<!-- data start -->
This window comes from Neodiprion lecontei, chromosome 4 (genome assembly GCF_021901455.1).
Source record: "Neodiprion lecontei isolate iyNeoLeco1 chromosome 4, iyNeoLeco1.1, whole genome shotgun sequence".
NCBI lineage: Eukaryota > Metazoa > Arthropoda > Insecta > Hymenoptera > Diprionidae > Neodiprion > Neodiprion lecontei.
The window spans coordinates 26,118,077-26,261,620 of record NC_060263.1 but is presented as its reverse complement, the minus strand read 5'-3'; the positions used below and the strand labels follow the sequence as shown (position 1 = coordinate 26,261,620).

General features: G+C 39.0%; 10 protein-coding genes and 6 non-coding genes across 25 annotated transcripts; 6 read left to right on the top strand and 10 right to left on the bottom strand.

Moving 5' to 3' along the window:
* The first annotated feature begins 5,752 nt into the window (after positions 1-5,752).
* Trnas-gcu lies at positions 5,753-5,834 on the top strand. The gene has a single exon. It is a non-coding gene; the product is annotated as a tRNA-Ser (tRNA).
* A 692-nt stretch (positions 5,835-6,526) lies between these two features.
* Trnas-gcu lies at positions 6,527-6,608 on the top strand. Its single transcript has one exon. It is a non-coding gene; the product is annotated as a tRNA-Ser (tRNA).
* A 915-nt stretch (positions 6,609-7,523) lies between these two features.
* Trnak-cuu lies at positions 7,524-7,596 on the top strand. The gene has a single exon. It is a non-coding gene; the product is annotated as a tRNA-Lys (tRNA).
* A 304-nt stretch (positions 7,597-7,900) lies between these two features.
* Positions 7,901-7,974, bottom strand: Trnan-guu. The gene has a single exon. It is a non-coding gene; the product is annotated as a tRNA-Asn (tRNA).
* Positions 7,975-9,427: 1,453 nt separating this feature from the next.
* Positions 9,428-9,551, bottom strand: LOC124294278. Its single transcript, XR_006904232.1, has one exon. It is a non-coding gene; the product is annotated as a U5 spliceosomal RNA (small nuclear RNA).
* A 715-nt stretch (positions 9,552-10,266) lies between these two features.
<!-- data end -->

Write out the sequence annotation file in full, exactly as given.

This window comes from Neodiprion lecontei, chromosome 4 (genome assembly GCF_021901455.1).
Source record: "Neodiprion lecontei isolate iyNeoLeco1 chromosome 4, iyNeoLeco1.1, whole genome shotgun sequence".
NCBI lineage: Eukaryota > Metazoa > Arthropoda > Insecta > Hymenoptera > Diprionidae > Neodiprion > Neodiprion lecontei.
The window spans coordinates 26,118,077-26,261,620 of record NC_060263.1 but is presented as its reverse complement, the minus strand read 5'-3'; the positions used below and the strand labels follow the sequence as shown (position 1 = coordinate 26,261,620).

General features: G+C 39.0%; 10 protein-coding genes and 6 non-coding genes across 25 annotated transcripts; 6 read left to right on the top strand and 10 right to left on the bottom strand.

Moving 5' to 3' along the window:
* The first annotated feature begins 5,752 nt into the window (after positions 1-5,752).
* Trnas-gcu lies at positions 5,753-5,834 on the top strand. The gene has a single exon. It is a non-coding gene; the product is annotated as a tRNA-Ser (tRNA).
* A 692-nt stretch (positions 5,835-6,526) lies between these two features.
* Trnas-gcu lies at positions 6,527-6,608 on the top strand. Its single transcript has one exon. It is a non-coding gene; the product is annotated as a tRNA-Ser (tRNA).
* A 915-nt stretch (positions 6,609-7,523) lies between these two features.
* Trnak-cuu lies at positions 7,524-7,596 on the top strand. The gene has a single exon. It is a non-coding gene; the product is annotated as a tRNA-Lys (tRNA).
* A 304-nt stretch (positions 7,597-7,900) lies between these two features.
* Positions 7,901-7,974, bottom strand: Trnan-guu. The gene has a single exon. It is a non-coding gene; the product is annotated as a tRNA-Asn (tRNA).
* Positions 7,975-9,427: 1,453 nt separating this feature from the next.
* Positions 9,428-9,551, bottom strand: LOC124294278. Its single transcript, XR_006904232.1, has one exon. It is a non-coding gene; the product is annotated as a U5 spliceosomal RNA (small nuclear RNA).
* A 715-nt stretch (positions 9,552-10,266) lies between these two features.